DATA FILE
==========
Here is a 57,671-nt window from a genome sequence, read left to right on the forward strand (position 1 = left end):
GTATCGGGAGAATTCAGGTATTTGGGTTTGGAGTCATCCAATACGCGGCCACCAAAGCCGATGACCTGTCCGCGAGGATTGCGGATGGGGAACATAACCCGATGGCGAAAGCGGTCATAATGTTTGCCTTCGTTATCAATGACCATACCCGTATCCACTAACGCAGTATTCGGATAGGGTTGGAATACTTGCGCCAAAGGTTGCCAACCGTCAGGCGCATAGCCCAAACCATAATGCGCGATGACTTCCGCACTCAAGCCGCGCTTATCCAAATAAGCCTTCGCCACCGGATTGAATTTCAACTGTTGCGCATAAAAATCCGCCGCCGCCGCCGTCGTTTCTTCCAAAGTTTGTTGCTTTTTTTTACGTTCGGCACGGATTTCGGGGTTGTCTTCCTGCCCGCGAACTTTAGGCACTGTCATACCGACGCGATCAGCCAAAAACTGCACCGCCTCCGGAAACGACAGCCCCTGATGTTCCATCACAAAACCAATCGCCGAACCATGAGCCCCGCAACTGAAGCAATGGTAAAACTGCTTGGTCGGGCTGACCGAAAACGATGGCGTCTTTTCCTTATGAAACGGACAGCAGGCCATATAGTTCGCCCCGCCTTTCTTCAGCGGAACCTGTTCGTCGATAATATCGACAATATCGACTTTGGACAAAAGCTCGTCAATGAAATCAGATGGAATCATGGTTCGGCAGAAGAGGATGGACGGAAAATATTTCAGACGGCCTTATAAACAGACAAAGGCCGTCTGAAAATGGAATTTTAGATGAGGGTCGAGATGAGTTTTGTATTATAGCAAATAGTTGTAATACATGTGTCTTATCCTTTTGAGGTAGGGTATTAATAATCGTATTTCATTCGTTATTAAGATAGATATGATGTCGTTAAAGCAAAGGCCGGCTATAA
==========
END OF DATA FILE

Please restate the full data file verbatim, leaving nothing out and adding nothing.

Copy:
Here is a 57,671-nt window from a genome sequence, read left to right on the forward strand (position 1 = left end):
GTATCGGGAGAATTCAGGTATTTGGGTTTGGAGTCATCCAATACGCGGCCACCAAAGCCGATGACCTGTCCGCGAGGATTGCGGATGGGGAACATAACCCGATGGCGAAAGCGGTCATAATGTTTGCCTTCGTTATCAATGACCATACCCGTATCCACTAACGCAGTATTCGGATAGGGTTGGAATACTTGCGCCAAAGGTTGCCAACCGTCAGGCGCATAGCCCAAACCATAATGCGCGATGACTTCCGCACTCAAGCCGCGCTTATCCAAATAAGCCTTCGCCACCGGATTGAATTTCAACTGTTGCGCATAAAAATCCGCCGCCGCCGCCGTCGTTTCTTCCAAAGTTTGTTGCTTTTTTTTACGTTCGGCACGGATTTCGGGGTTGTCTTCCTGCCCGCGAACTTTAGGCACTGTCATACCGACGCGATCAGCCAAAAACTGCACCGCCTCCGGAAACGACAGCCCCTGATGTTCCATCACAAAACCAATCGCCGAACCATGAGCCCCGCAACTGAAGCAATGGTAAAACTGCTTGGTCGGGCTGACCGAAAACGATGGCGTCTTTTCCTTATGAAACGGACAGCAGGCCATATAGTTCGCCCCGCCTTTCTTCAGCGGAACCTGTTCGTCGATAATATCGACAATATCGACTTTGGACAAAAGCTCGTCAATGAAATCAGATGGAATCATGGTTCGGCAGAAGAGGATGGACGGAAAATATTTCAGACGGCCTTATAAACAGACAAAGGCCGTCTGAAAATGGAATTTTAGATGAGGGTCGAGATGAGTTTTGTATTATAGCAAATAGTTGTAATACATGTGTCTTATCCTTTTGAGGTAGGGTATTAATAATCGTATTTCATTCGTTATTAAGATAGATATGATGTCGTTAAAGCAAAGGCCGGCTATAA